Our hip joints are structured to support our bodies in standing positions and during dynamic movements. They are our bodies largest ball and socket joint, where the round, ball-like top of your thigh bone (femur) fits tightly into the cup-like part of your pelvis. This joint is lubricated with cartilage, allowing you to have smooth hip movement in many directions.
Over time, this joint can be damaged by degeneration or injury. The surrounding muscles, tendons and ligaments can get overused or the bone can be fractured from trauma resulting in pain and/or stiffness.
Internal Scar Tissue is a thick, tough, fibrous material that the body creates to quickly repair a damaged tissue such as muscles and tendons. It can build up in any area of the body where there has been internal and/or external damage. Internal Scar tissue is a very common cause of recurring or chronic pain after sport or work injuries, after surgery and it also often intermixes with Osteoarthritis.
Visit our Internal Scar Tissue Page to learn more.
Arthritis refers to inflammation of the joint. There are many types, but degenerative osteoarthritis is the most common form and generally develops with aging or from previous injury to the affected area. Hip arthritis leads to the breakdown of normally smooth cartilage in the joint. As the cartilage gets thinner, bone can grind on bone, leading to bone deformity (such as bone spurs), limited range of motion, pain and swelling.
Visit our Hip Osteoarthritis Page to learn more.
Inflammation of the bursa, small fluid-filled sacs that lubricate and reduce friction between part of the hip bone (the greater trochanter) and major hip muscles (particularly the gluteus medius and minimus). Usually caused by repetitive stress movements that irritate the bursa, causing it to become inflamed and swollen.
Inflammation of the hip capsule, which is made up of a series of ligaments surrounding the hip joint, often for no apparent reason, causing pain and stiffness of the hip joint. More common in the younger to middle aged population.
A disruption in normal hip motion, usually from a slight bone deformity of the ball or socket aspects of the joint, causing them to rub or pinch together. Common symptoms include pain during certain movements (like bending the thigh towards the chest) and limited range of motion.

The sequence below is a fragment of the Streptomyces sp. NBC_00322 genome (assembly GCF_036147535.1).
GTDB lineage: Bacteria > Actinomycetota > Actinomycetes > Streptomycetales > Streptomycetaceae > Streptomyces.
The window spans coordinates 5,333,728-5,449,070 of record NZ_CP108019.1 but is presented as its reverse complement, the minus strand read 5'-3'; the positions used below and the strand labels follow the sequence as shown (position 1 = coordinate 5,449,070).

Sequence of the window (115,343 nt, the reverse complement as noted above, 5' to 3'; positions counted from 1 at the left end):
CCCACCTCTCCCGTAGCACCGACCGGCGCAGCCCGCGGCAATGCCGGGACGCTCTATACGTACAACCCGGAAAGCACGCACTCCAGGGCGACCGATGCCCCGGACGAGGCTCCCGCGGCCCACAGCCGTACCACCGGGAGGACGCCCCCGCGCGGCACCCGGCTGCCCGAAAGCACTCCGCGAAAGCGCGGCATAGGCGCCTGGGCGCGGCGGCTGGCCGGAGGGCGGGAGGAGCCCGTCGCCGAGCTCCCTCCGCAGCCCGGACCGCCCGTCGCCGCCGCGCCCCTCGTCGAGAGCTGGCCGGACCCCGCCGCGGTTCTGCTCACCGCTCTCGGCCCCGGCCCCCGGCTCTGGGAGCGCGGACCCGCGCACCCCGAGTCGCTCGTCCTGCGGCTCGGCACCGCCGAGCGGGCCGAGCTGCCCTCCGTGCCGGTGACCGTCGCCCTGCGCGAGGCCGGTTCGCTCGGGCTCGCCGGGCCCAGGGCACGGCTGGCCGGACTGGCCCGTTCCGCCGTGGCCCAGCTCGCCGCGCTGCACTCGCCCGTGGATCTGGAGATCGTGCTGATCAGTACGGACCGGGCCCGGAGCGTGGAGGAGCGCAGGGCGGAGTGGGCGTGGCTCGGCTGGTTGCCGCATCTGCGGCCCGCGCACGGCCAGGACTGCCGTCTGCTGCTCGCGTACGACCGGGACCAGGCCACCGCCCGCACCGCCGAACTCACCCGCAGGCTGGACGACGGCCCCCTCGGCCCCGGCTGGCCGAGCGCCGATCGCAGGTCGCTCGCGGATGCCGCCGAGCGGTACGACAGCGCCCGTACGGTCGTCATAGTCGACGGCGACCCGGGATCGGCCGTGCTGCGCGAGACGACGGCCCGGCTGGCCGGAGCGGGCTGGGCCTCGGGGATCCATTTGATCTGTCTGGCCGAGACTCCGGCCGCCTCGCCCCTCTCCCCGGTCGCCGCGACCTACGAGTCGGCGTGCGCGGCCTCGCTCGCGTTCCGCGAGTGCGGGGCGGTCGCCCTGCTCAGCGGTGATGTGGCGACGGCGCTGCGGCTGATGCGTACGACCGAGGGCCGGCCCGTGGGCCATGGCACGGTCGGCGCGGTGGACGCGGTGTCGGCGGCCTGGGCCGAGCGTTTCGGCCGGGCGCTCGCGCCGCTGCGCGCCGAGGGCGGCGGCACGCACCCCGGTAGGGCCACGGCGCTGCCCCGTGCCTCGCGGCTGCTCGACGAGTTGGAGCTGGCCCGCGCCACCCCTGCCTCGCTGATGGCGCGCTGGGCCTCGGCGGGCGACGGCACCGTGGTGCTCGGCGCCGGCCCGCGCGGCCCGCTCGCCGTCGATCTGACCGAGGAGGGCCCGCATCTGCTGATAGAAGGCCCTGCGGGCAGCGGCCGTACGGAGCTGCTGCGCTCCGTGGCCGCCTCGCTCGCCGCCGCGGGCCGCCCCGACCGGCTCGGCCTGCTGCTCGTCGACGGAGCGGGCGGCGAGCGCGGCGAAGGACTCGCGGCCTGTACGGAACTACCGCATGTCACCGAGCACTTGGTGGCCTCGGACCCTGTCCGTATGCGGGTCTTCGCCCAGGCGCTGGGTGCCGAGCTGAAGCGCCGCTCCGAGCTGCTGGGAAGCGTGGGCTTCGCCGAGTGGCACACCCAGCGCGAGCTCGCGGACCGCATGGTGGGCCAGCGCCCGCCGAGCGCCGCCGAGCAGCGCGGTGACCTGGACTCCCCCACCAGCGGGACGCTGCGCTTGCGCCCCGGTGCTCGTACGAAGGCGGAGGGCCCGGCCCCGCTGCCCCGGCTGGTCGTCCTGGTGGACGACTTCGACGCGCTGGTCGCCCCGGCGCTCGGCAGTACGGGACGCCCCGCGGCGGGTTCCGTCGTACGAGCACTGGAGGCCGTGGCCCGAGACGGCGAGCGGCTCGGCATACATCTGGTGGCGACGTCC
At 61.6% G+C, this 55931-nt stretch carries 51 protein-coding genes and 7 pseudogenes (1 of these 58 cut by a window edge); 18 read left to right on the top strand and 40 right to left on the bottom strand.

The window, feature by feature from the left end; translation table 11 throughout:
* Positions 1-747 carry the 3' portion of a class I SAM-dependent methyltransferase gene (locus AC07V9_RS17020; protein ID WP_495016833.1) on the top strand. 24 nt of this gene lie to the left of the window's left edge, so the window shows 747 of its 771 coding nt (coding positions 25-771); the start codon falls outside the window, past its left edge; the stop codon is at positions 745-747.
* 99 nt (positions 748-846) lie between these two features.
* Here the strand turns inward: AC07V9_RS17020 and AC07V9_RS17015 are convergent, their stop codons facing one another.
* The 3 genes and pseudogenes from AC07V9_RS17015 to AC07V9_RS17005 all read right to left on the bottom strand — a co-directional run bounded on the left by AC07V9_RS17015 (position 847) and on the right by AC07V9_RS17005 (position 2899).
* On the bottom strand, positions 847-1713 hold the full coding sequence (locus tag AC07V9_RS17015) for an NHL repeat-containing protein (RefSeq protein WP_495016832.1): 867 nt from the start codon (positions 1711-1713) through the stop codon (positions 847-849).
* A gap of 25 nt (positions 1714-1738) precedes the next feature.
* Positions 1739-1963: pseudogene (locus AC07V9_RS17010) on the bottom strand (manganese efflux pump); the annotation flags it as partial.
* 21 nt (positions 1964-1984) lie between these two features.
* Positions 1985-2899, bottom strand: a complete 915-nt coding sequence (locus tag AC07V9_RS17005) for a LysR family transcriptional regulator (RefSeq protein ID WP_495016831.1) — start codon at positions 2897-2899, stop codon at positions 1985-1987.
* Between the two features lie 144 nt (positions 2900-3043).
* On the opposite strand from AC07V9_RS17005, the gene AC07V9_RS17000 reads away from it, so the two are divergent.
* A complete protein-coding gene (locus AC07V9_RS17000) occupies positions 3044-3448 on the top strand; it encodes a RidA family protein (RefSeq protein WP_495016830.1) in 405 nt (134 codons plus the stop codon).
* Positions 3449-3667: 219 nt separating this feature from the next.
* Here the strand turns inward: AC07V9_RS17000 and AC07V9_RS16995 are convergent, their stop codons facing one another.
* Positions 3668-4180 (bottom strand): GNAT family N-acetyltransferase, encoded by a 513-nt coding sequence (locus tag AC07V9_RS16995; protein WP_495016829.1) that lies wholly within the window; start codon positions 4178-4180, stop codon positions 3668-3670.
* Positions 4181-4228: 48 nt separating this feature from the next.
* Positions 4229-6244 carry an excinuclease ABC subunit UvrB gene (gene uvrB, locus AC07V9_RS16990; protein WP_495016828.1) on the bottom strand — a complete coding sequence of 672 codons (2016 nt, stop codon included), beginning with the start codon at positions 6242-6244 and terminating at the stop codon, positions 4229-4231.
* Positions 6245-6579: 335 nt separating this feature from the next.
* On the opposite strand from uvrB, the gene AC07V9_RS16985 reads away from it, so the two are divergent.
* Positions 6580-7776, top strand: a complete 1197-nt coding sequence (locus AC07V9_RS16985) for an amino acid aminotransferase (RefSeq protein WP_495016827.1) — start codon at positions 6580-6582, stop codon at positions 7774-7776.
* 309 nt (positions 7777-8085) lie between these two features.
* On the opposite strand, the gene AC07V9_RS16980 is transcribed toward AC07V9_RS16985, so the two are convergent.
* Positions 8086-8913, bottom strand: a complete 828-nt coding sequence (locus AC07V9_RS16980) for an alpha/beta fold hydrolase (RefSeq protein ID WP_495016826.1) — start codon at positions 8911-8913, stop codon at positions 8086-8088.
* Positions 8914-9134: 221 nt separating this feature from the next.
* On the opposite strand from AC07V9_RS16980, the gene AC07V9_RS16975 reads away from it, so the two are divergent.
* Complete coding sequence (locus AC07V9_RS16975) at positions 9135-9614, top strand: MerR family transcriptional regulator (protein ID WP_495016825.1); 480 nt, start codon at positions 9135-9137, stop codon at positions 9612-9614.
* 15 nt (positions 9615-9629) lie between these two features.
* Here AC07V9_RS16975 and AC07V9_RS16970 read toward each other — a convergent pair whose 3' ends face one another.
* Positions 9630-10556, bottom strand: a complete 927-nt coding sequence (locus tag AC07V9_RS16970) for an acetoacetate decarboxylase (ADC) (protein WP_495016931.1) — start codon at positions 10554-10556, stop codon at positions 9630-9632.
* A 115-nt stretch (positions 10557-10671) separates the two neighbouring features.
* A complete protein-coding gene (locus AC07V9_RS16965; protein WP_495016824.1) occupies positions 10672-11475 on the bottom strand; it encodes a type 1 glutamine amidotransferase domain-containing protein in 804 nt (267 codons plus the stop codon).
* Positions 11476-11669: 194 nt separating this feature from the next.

Damage to the labrum, a band of cartilage lining the circumference of the hip joint that acts as a socket holding the ball at the top of your thighbone (femur) tightly in the joint. Some may feel no pain while other may feel pain in the groin. A catching or clicking sensation may be felt in the hip when moving the leg.
Decreases Inflammation: Speeds up the body’s natural inflammation phase and induces the repair phase of healing.
Removes Internal Scar Tissue: Inhibits and removes Internal Scar Tissue that naturally forms from injury or repetitive strain, causing discomfort and a delay in healing.
Regenerates Muscle Tissue: Transfers light energy to the affected cells of muscle, regenerating and strengthening damaged muscle tissue to prevent future injury.
Activates Cartilage Production: Promotes the natural cartilage growth process by increasing the production of cellular energy (ATP).
Accelerates Bone Repair: Simulates the bone cells to replicate and produce new healthy bone tissue.
Nerve Regeneration: Helps damaged nerves to recover by growing the neural network and repairing vital insulation around the nerve.
Stimulates Blood Flow: Increases the delivery of oxygen and nutrients required for healing of the affected cells.
Visit our Cold Laser Therapy page to learn more about how the treatment works.